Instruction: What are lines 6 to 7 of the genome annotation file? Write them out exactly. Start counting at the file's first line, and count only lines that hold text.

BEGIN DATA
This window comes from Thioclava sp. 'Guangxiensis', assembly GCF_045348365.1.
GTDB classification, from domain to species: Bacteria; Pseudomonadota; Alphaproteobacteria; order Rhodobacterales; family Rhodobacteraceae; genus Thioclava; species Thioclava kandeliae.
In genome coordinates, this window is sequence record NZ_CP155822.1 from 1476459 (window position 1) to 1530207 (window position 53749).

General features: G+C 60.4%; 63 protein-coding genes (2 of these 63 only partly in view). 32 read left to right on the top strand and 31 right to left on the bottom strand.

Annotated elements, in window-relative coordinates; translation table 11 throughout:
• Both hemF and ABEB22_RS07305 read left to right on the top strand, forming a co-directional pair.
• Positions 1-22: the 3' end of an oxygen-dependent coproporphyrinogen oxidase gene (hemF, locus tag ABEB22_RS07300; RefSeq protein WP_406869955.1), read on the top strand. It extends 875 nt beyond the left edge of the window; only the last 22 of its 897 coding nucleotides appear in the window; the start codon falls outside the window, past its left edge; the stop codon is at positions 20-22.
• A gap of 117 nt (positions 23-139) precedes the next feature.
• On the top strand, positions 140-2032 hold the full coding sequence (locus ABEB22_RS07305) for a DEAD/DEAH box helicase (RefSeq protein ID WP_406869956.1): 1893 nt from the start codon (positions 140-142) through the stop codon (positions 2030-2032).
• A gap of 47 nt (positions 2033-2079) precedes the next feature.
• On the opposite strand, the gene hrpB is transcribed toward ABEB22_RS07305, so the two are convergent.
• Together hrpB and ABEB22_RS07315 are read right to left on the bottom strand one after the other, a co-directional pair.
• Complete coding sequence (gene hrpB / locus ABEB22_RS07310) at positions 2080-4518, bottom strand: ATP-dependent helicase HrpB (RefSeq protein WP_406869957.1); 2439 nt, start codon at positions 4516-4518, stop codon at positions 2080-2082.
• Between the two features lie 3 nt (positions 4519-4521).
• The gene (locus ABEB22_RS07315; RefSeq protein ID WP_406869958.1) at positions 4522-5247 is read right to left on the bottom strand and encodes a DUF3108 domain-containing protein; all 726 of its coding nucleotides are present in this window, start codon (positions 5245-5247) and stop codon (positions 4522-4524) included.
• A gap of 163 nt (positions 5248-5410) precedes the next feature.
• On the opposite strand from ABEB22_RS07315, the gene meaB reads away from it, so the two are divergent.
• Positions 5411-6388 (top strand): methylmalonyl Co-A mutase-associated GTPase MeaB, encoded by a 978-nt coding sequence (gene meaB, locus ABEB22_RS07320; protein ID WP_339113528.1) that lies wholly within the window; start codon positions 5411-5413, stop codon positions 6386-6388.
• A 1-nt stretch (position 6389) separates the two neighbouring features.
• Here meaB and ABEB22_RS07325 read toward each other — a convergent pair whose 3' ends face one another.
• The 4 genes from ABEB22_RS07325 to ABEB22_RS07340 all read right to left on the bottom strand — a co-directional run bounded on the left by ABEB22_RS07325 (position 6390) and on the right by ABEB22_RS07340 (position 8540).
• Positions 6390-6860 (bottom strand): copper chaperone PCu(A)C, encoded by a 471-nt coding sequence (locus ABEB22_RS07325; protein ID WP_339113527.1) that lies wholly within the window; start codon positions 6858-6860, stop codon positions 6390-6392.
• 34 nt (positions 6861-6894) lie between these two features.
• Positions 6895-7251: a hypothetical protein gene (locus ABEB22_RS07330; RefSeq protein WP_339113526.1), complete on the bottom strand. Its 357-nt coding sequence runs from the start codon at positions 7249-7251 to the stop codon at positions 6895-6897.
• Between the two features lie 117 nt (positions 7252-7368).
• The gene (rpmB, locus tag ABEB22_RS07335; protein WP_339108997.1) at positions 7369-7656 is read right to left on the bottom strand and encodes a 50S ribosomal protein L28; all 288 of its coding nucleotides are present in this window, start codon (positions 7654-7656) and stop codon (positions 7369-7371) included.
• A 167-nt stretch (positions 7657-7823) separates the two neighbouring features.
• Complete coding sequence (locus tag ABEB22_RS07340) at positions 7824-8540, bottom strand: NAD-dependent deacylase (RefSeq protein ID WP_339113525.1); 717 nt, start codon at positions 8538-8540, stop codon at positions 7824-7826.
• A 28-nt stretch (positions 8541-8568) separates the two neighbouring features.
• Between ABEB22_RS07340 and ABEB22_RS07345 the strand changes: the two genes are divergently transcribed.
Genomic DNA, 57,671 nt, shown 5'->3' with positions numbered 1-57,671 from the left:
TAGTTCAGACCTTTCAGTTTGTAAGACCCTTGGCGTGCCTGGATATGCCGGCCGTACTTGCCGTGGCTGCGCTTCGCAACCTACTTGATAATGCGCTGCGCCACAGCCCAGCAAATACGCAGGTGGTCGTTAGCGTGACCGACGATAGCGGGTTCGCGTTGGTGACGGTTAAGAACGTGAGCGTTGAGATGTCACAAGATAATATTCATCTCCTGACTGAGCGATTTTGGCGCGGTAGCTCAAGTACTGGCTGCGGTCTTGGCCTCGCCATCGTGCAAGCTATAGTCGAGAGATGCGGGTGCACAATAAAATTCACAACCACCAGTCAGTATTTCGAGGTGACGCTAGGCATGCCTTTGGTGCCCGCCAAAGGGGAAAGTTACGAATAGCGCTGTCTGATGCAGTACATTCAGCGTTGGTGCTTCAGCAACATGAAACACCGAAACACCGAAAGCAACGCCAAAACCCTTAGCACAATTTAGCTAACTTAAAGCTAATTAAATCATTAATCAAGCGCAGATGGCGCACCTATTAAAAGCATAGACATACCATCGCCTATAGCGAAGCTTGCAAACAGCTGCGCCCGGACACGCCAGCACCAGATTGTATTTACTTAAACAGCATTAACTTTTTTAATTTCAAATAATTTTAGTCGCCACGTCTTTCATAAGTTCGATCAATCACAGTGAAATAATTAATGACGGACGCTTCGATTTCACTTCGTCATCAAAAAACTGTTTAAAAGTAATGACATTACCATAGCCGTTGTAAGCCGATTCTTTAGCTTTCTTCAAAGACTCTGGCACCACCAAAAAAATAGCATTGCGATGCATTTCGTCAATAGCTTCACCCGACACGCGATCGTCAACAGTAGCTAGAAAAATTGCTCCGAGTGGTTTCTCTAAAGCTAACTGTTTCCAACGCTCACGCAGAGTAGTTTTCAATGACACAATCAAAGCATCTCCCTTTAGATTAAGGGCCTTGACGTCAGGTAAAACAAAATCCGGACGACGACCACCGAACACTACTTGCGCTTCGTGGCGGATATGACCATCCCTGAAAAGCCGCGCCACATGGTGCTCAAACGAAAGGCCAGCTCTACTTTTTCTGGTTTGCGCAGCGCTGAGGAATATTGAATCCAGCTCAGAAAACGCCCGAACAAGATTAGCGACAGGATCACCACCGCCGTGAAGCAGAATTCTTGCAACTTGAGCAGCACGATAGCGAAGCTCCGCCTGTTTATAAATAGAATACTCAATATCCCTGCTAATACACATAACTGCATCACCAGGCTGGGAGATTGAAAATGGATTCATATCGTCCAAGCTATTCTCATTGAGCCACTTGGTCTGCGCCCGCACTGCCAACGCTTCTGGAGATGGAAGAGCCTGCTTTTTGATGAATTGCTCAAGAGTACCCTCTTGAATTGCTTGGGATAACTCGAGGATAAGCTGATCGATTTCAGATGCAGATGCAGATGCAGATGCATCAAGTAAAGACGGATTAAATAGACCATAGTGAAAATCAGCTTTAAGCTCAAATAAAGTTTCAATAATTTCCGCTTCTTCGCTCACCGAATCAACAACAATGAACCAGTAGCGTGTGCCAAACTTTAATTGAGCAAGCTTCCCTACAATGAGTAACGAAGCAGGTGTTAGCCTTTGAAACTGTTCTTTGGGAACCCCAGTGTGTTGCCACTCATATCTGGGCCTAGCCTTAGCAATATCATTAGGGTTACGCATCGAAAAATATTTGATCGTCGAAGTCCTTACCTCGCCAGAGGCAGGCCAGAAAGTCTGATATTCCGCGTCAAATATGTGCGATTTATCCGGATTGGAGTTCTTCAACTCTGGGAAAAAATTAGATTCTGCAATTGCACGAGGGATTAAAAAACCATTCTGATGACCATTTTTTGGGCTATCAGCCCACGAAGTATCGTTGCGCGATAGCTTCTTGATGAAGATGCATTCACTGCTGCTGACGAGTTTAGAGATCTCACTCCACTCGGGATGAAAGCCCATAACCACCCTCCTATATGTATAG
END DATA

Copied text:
• Both hemF and ABEB22_RS07305 read left to right on the top strand, forming a co-directional pair.
• Positions 1-22: the 3' end of an oxygen-dependent coproporphyrinogen oxidase gene (hemF, locus tag ABEB22_RS07300; RefSeq protein WP_406869955.1), read on the top strand. It extends 875 nt beyond the left edge of the window; only the last 22 of its 897 coding nucleotides appear in the window; the start codon falls outside the window, past its left edge; the stop codon is at positions 20-22.